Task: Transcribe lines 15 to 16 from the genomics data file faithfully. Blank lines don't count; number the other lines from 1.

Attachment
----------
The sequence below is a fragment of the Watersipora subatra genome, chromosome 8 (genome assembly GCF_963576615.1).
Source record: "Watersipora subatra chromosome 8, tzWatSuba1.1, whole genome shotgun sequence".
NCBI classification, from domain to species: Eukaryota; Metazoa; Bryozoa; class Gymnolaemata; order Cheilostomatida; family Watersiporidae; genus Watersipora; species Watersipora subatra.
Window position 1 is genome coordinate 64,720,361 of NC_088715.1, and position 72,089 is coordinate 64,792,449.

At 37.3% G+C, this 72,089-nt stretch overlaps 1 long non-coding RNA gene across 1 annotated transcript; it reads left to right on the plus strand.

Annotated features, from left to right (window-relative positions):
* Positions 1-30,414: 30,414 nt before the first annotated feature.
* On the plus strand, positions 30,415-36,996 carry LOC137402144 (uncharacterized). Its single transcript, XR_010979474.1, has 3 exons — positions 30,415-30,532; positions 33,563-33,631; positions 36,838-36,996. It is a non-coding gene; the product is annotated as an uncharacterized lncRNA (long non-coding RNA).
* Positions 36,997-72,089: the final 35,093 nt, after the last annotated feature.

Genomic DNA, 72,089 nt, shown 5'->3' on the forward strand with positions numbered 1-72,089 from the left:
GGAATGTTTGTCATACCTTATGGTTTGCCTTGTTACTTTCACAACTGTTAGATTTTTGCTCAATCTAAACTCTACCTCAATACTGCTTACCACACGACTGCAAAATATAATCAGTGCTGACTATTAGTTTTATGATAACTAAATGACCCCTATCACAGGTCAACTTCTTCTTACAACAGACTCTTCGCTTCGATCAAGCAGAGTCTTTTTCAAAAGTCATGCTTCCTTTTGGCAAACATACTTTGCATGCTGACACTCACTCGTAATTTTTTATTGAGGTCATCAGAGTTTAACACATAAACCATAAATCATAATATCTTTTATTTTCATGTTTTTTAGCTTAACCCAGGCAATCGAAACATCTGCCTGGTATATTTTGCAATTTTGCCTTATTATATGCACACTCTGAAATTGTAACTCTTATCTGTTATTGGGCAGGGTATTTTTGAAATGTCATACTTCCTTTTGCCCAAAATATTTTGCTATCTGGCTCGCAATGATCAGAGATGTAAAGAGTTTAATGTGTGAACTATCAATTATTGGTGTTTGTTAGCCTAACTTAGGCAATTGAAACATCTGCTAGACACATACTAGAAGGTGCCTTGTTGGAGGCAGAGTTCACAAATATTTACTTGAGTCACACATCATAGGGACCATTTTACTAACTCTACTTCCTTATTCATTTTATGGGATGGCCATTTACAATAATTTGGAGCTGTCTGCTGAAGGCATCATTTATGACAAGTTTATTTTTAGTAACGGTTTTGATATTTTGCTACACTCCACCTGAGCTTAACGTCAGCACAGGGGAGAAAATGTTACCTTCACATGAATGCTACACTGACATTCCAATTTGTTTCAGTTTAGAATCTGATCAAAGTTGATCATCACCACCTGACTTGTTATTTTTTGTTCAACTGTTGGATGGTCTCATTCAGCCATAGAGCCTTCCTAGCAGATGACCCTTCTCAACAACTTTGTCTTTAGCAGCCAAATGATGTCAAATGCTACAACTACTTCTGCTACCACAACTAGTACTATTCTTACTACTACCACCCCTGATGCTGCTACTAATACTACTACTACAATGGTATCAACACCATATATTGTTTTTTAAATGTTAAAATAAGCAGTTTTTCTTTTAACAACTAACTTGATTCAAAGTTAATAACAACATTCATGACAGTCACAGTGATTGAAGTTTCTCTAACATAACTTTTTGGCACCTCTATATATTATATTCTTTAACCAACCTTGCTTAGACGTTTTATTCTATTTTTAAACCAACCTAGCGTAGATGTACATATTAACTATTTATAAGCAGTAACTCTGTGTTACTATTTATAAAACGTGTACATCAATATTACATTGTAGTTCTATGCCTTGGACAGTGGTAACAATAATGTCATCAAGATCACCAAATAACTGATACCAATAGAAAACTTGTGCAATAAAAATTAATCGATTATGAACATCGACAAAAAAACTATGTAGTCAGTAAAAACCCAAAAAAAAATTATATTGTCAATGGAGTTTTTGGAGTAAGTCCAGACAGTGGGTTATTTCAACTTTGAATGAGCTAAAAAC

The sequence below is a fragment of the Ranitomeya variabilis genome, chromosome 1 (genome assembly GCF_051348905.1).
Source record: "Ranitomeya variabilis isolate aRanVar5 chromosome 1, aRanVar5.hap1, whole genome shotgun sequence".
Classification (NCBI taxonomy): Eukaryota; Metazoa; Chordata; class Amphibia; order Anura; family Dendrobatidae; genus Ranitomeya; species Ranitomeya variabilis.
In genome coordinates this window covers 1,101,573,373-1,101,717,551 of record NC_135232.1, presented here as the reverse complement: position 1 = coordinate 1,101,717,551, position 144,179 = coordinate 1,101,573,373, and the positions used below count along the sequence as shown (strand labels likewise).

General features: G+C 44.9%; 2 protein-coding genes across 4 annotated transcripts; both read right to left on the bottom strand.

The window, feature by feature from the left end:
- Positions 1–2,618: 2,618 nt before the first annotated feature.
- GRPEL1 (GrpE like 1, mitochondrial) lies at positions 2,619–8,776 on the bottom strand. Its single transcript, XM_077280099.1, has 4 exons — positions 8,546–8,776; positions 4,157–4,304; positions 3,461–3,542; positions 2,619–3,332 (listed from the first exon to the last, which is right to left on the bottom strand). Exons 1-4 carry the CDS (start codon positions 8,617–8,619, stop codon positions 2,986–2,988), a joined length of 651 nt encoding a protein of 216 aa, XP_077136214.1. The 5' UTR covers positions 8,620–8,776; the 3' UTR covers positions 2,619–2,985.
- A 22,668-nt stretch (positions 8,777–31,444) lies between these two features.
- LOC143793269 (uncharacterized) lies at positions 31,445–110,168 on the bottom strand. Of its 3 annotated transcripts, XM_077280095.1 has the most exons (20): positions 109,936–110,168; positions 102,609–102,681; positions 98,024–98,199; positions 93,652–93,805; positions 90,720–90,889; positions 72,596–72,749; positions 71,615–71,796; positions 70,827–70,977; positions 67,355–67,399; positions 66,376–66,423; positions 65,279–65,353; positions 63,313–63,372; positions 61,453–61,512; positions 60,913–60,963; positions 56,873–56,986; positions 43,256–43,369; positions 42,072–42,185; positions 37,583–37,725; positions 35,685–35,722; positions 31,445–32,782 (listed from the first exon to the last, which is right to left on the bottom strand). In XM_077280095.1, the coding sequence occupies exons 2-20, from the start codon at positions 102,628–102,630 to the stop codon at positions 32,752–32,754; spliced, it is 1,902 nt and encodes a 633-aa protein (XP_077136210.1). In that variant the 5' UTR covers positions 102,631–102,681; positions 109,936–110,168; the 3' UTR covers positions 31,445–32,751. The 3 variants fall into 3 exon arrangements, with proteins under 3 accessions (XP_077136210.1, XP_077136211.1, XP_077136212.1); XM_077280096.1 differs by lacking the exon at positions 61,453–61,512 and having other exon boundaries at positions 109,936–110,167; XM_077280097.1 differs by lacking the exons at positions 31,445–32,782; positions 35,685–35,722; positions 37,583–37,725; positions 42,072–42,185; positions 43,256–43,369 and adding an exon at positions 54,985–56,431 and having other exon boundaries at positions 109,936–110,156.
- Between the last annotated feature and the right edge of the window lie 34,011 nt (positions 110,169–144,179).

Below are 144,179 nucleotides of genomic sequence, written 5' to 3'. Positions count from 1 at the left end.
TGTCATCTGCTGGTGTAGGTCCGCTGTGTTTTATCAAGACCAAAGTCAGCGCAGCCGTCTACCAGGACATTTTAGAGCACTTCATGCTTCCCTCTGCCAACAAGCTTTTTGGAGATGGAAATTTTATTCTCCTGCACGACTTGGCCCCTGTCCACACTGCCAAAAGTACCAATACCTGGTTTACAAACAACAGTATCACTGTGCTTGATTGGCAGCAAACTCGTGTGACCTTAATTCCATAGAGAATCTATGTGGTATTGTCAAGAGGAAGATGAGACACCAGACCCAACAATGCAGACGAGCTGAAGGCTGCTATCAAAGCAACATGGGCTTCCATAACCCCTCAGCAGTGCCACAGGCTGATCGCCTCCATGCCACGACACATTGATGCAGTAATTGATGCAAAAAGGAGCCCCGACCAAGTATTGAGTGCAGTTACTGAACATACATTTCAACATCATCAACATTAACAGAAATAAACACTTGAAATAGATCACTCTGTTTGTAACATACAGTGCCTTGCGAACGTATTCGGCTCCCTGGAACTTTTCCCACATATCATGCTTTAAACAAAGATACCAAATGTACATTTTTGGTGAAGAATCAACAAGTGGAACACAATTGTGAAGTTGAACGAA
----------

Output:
In genome coordinates this window covers 1,101,573,373-1,101,717,551 of record NC_135232.1, presented here as the reverse complement: position 1 = coordinate 1,101,717,551, position 144,179 = coordinate 1,101,573,373, and the positions used below count along the sequence as shown (strand labels likewise).

General features: G+C 44.9%; 2 protein-coding genes across 4 annotated transcripts; both read right to left on the bottom strand.